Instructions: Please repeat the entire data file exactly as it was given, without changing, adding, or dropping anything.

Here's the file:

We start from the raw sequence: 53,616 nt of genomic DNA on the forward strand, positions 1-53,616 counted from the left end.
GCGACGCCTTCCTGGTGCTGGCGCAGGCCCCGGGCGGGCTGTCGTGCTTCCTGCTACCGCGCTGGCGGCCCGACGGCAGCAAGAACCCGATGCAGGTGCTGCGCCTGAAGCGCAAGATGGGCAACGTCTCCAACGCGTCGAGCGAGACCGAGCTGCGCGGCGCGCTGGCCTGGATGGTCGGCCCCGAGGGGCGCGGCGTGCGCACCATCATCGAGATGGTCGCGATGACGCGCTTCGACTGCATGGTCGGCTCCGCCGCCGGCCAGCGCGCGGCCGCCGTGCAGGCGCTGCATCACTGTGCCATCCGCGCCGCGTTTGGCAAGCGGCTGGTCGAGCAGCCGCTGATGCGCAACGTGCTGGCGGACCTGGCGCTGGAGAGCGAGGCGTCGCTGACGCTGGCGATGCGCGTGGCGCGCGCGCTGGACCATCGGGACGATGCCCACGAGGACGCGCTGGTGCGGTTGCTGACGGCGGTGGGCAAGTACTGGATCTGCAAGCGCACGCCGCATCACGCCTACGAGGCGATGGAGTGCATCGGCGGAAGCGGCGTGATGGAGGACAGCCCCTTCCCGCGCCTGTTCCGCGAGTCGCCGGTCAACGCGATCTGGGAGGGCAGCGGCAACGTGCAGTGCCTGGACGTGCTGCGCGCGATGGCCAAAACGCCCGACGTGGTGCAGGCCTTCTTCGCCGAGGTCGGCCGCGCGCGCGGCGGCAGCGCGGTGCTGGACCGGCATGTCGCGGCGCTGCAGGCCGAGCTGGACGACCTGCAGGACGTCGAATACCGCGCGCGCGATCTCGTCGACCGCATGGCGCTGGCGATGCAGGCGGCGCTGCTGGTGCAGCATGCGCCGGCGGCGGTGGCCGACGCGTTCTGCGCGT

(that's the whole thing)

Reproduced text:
We start from the raw sequence: 53,616 nt of genomic DNA on the forward strand, positions 1-53,616 counted from the left end.
GCGACGCCTTCCTGGTGCTGGCGCAGGCCCCGGGCGGGCTGTCGTGCTTCCTGCTACCGCGCTGGCGGCCCGACGGCAGCAAGAACCCGATGCAGGTGCTGCGCCTGAAGCGCAAGATGGGCAACGTCTCCAACGCGTCGAGCGAGACCGAGCTGCGCGGCGCGCTGGCCTGGATGGTCGGCCCCGAGGGGCGCGGCGTGCGCACCATCATCGAGATGGTCGCGATGACGCGCTTCGACTGCATGGTCGGCTCCGCCGCCGGCCAGCGCGCGGCCGCCGTGCAGGCGCTGCATCACTGTGCCATCCGCGCCGCGTTTGGCAAGCGGCTGGTCGAGCAGCCGCTGATGCGCAACGTGCTGGCGGACCTGGCGCTGGAGAGCGAGGCGTCGCTGACGCTGGCGATGCGCGTGGCGCGCGCGCTGGACCATCGGGACGATGCCCACGAGGACGCGCTGGTGCGGTTGCTGACGGCGGTGGGCAAGTACTGGATCTGCAAGCGCACGCCGCATCACGCCTACGAGGCGATGGAGTGCATCGGCGGAAGCGGCGTGATGGAGGACAGCCCCTTCCCGCGCCTGTTCCGCGAGTCGCCGGTCAACGCGATCTGGGAGGGCAGCGGCAACGTGCAGTGCCTGGACGTGCTGCGCGCGATGGCCAAAACGCCCGACGTGGTGCAGGCCTTCTTCGCCGAGGTCGGCCGCGCGCGCGGCGGCAGCGCGGTGCTGGACCGGCATGTCGCGGCGCTGCAGGCCGAGCTGGACGACCTGCAGGACGTCGAATACCGCGCGCGCGATCTCGTCGACCGCATGGCGCTGGCGATGCAGGCGGCGCTGCTGGTGCAGCATGCGCCGGCGGCGGTGGCCGACGCGTTCTGCGCGT